The Words Movie Review
Like a Russian nesting doll, this film tells a story within a story within another story, playing around with fact and fiction, as well as the nature of creative inspiration and integrity. These themes are thoroughly engaging, although the film has a nagging familiarity to it because of its cliched story elements. And the structure prevents us from getting properly involved in any of the three story strands.
The main narrator is Clay (Quaid), who is reading from his book The Words, which tells the story of writer Rory (Cooper) and his wife Dora (Saldana), who struggled for five years before his first novel was published to rapturous acclaim from both critics and the public. But out of the shadows emerges an old man (Irons) who knows Rory's secret: he found the manuscript for the novel in a briefcase he bought in a Paris junk shop, then passed it off as his own. So the old man in turn tells Rory his own story, about when he was a younger man (Barnes) in Paris married to a French waitress (Arnezeder).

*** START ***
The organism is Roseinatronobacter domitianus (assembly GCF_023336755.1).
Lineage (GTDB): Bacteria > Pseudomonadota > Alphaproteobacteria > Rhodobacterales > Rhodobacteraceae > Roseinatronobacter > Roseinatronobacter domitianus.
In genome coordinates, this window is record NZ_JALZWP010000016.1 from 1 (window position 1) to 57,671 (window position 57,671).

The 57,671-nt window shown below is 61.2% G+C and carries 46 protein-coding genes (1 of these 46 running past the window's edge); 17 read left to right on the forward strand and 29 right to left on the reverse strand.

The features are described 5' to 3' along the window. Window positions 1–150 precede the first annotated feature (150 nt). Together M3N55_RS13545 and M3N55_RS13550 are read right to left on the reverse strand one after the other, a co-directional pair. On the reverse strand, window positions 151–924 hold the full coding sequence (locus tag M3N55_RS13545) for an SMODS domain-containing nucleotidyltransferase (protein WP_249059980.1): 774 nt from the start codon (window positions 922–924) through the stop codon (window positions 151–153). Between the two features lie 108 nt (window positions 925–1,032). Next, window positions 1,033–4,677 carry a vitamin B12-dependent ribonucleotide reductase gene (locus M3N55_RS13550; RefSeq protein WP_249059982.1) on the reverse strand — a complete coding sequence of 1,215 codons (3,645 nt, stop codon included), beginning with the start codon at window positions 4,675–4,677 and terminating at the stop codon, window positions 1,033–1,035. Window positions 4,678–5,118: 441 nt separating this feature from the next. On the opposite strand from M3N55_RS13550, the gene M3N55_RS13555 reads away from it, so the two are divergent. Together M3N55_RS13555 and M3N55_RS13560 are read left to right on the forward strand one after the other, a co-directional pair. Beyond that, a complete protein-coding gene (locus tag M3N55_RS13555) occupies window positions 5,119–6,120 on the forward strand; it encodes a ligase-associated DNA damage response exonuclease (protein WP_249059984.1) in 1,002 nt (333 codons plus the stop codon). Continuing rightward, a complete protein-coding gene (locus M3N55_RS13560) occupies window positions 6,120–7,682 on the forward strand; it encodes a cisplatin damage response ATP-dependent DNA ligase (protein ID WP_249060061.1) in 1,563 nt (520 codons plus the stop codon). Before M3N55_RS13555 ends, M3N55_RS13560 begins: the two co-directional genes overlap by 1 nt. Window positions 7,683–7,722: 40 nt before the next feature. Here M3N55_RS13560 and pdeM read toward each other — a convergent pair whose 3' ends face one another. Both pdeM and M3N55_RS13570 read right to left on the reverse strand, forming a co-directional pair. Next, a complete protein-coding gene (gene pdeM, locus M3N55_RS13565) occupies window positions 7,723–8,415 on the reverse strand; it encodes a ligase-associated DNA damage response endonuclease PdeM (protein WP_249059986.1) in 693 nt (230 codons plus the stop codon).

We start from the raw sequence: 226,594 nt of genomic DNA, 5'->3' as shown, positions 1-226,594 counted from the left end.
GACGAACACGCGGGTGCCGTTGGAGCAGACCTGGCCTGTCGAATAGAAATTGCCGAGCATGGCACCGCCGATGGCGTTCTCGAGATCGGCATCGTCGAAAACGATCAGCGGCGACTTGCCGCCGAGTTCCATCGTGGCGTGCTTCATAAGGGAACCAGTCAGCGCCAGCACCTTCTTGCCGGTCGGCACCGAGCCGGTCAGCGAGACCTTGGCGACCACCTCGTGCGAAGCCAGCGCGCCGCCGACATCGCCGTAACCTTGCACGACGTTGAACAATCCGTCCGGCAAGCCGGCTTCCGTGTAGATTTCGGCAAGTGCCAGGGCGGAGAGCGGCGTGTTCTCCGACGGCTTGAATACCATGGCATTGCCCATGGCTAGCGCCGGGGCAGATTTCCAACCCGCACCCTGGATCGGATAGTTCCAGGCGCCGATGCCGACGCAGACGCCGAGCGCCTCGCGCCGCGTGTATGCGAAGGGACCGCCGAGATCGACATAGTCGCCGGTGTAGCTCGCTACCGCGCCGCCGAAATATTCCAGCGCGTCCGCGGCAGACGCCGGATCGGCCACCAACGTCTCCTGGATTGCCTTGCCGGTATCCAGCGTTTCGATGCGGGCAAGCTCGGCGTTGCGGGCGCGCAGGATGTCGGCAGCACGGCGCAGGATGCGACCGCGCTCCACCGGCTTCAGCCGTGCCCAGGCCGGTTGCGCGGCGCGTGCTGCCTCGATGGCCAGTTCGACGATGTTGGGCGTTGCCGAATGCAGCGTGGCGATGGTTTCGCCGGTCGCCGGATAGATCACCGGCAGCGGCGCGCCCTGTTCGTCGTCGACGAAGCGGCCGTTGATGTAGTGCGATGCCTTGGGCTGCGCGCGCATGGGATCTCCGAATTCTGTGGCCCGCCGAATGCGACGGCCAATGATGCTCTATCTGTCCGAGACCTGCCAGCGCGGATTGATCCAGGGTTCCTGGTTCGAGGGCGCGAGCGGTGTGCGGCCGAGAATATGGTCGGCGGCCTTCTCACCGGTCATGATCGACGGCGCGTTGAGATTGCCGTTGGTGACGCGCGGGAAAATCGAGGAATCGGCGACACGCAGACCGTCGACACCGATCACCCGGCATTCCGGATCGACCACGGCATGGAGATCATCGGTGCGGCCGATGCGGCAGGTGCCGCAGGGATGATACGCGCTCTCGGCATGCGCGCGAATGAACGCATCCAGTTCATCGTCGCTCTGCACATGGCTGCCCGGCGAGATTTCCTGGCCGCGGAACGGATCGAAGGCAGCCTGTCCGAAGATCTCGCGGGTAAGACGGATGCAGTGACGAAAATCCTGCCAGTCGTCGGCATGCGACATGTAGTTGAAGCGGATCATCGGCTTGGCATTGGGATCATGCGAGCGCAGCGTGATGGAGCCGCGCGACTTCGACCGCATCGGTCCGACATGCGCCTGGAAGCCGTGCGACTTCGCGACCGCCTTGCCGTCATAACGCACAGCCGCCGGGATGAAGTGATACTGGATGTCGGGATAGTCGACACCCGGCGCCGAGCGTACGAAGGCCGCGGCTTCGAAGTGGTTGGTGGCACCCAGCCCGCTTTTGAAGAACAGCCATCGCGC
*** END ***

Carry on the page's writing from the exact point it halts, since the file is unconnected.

The layered storytelling lets filmmakers explore quite a few big issues, from the way most novels are based on elements from the writers' lives to the ruthlessness of the publishing industry, in which even the most talented authors struggle to earn a living. But of course, most of the characters in the film are fictional, so we never become very invested in their situations. And the only "real" person is Quaid's cocky, leery Clay, who's engaged in squirm-inducing flirtation with a grad student (Wilde) who stalks him.
Rory's story is the most interesting, simply because it deals with a proper ethical dilemma and is so well-played by Cooper and Irons. But when it shifts into the extended flashback of a romanticised 1940s Paris, we begin to lose interest in the whole movie. Still, the filmmakers have a strong visual eye, and bring all of the elements together for a somewhat overwrought finale. We may be intrigued along the way, but in the end we also feel like we've been manipulated by all of these fake characters and situations.